Encouraged by students who felt that some programs I had written were a good visual way of demonstrating some fundamental concepts behind cybernetic systems, I have produced a few HTML5 web pages which students can run on PCs and mobile devices. They are designed to allow students to investigate the effect of changing key parameters and see graphically what happens.

I felt that these would be even more accessible if I could produce some short videos demonstrating these programs in action – and was thus very interested in screencasts and the GRASS project.

Various colleagues recommended Camtasia as the product to use, and I am delighted to find how easy it is to use. I set up the screen with an introductory slide from powerpoint, behind which I have my web browser with my programs; I set Camtasia to record the area where these are displayed, and press record. I then talk about the slide and then flip to the browser and demonstrate the program. At the end, I just save the recording (I don’t even edit it) and get Camtasia to generate an MP4 video, which I then put it on a web page.

Once I have rehearsed what I want to say and set the slide and programs up, I can produce a video of between 5 and 10 minutes long within about 15 minutes. A selection of the videos can be viewed at

I currently produce these for a first year course, and recommend students view them when reviewing material covered in the lecture to help verify their understanding.


New toys

David writes:

It’s great fun preparing screencasts with the new Surface Pro3 that the GRASS project team has bought. With a stylus, it’s possible to annotate Powerpoint slides as you go, adding in mathematical derivations, underlining key phrases, and so on.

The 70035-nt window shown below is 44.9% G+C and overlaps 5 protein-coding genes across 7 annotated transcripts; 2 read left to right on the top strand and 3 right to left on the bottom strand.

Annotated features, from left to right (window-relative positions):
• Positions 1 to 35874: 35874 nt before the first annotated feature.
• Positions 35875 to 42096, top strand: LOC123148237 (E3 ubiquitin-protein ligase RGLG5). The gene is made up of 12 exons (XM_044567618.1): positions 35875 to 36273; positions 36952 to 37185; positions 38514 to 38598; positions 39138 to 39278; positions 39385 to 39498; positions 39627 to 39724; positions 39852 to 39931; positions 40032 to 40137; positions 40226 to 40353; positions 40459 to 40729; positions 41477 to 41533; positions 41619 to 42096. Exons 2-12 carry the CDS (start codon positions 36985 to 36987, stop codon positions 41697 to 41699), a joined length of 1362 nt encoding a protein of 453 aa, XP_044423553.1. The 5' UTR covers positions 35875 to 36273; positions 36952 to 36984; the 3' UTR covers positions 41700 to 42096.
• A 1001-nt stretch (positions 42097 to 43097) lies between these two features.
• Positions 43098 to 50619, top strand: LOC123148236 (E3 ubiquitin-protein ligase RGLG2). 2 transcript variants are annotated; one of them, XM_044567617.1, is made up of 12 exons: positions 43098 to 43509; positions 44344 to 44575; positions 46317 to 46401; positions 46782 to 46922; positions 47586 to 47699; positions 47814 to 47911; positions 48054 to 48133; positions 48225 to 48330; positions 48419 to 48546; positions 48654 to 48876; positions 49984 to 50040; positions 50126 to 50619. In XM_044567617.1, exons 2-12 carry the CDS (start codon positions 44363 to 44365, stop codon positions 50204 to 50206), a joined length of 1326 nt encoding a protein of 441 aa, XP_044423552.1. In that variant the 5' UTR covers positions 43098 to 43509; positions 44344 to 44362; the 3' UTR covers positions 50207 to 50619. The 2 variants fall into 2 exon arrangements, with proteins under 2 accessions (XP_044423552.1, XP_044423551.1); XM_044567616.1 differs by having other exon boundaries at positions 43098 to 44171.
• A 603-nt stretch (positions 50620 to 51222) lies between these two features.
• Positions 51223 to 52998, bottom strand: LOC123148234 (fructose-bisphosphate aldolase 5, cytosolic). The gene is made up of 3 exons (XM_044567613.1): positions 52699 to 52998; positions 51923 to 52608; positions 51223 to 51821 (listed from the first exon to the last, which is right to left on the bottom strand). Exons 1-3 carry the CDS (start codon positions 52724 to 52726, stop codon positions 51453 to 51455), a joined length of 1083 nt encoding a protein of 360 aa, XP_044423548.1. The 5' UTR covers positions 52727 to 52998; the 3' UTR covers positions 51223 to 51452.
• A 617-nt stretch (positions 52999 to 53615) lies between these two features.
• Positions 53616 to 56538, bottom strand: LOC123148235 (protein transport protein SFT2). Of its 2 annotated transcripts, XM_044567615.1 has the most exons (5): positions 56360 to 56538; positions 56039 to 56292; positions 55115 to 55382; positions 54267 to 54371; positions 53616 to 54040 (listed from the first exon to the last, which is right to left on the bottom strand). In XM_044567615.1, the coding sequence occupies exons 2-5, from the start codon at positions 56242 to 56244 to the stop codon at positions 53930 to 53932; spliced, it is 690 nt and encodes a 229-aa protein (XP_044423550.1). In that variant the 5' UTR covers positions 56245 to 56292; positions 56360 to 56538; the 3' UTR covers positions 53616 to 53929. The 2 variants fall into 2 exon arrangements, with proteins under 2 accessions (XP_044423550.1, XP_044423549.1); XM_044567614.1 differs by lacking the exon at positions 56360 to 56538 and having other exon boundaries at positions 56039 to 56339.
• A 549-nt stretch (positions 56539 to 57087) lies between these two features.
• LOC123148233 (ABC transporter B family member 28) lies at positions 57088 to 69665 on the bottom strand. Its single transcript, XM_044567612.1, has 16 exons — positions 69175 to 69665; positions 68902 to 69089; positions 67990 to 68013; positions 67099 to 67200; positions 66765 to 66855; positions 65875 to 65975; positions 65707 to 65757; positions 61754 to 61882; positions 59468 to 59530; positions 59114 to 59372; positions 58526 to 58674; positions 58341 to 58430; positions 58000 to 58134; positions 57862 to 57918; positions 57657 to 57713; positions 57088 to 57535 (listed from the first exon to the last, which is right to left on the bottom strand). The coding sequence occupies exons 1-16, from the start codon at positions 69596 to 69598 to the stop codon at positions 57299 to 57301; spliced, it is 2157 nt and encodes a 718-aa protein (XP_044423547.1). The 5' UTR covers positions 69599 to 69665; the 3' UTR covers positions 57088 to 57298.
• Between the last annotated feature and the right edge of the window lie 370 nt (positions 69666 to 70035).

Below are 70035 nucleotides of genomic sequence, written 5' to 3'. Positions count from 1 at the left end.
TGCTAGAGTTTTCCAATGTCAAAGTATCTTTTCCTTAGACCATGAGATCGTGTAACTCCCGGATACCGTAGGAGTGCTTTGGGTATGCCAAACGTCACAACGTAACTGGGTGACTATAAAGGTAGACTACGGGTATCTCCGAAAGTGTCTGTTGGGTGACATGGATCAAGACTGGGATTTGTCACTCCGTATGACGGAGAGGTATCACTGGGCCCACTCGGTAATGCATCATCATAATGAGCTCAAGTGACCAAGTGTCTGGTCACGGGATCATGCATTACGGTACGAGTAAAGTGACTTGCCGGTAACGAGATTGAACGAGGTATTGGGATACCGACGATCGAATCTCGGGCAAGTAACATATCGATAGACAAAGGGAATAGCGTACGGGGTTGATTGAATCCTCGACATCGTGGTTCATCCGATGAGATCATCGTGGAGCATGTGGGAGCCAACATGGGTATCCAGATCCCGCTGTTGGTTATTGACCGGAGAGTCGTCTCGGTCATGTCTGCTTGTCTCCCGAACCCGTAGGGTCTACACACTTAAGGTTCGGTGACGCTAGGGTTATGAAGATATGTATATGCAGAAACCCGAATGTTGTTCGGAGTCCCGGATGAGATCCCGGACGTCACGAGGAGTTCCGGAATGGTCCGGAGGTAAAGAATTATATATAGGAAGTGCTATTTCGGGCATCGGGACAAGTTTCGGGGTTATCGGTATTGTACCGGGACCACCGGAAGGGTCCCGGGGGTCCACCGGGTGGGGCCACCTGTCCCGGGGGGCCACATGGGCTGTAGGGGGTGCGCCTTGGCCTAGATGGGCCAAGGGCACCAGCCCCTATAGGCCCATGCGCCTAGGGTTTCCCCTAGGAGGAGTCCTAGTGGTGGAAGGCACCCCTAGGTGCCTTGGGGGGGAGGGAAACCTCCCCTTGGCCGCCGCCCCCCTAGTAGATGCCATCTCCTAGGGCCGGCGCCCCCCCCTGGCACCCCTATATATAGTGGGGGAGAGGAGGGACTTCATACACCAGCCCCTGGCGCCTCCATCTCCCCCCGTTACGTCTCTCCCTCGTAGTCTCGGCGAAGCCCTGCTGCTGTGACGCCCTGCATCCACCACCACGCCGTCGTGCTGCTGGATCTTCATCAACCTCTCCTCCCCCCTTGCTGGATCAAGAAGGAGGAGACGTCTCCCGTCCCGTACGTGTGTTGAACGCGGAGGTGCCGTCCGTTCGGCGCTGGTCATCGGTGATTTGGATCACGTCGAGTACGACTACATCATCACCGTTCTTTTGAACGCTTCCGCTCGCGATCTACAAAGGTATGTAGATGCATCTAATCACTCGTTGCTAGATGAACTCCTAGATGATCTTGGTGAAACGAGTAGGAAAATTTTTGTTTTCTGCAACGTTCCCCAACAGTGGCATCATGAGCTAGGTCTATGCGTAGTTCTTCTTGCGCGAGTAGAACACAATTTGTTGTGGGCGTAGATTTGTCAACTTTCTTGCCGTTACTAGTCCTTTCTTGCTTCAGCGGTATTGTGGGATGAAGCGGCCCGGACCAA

It’s also been a bit of a learning experience for me, too. When used as a tablet, swiping your finger in various directions is associated with making menus appear and changing between windows, which you (probably) don’t want in the middle of a screencast! It also took me a while to find the ‘eraser’ function of the stylus, too, for when I made mistakes! That said, it’s probably my favourite bit of kit at the moment.

All our kit is available to be borrowed (laptop & tablet with Camtasia Studio, 2 USB microphones), so do get in touch if you’d like to try any of it out.

Here’s a short screencast (2′) I prepared for my School Staff Meeting (with the Surface Pro3), plugging the GRASS project and highlighting one of the tools available in the new version of Blackboard.

Enhancement through screencasts

Cindy writes:

I have been thinking recently about how to make the most of our Enhancement Weeks, so naturally screencasts came to mind. The challenge we are facing in our department is to help students to engage with activities in Enhancement Week whilst also offering long-term material to which they can refer both before and after that week.

We already have a couple of departmental screencasts which gave me ideas about how we could do this:



Now I am planning to produce a series of similar screencasts covering what I think are topics that will enhance the studying life of students. Topics identified so far are:

  1. How to succeed on Twitter (and/or LinkedIn)
  2. How to choose a dissertation topic
  3. The Professional Track Degree
  4. How to make the most of the personal tutor relationship
  5. Applying for postgraduate study
  6. Creative Writing in the Department of English Literature
  7. Study abroad
  8. Using the library
  9. How to use your reading list
  10. Budgeting for your study costs/book purchases

Now I face a decision and a new challenge. I have to decide whether to stick to Powtoon screencasts for all things ‘extra-curricular’ or whether to use a combination of different types of screencast, adn this relies to some extent on the challenge…I have asked a selection of colleauges to make one each of these screenacsts. I hope to persuade them that it is not difficult and is worth there while.

Watch this space for developments!

GRASS Lunch and Learn – Friday 28 November 2014

GRASS Lunch and Learn – Friday 28 November

Many thanks to those who attended the first GRASS informative session last Friday. We had an excellent turnout of 33 colleagues and some very positive feedback.  Our thanks go also to Gavin Brookes, who took time out of his day to attend and introduce the session.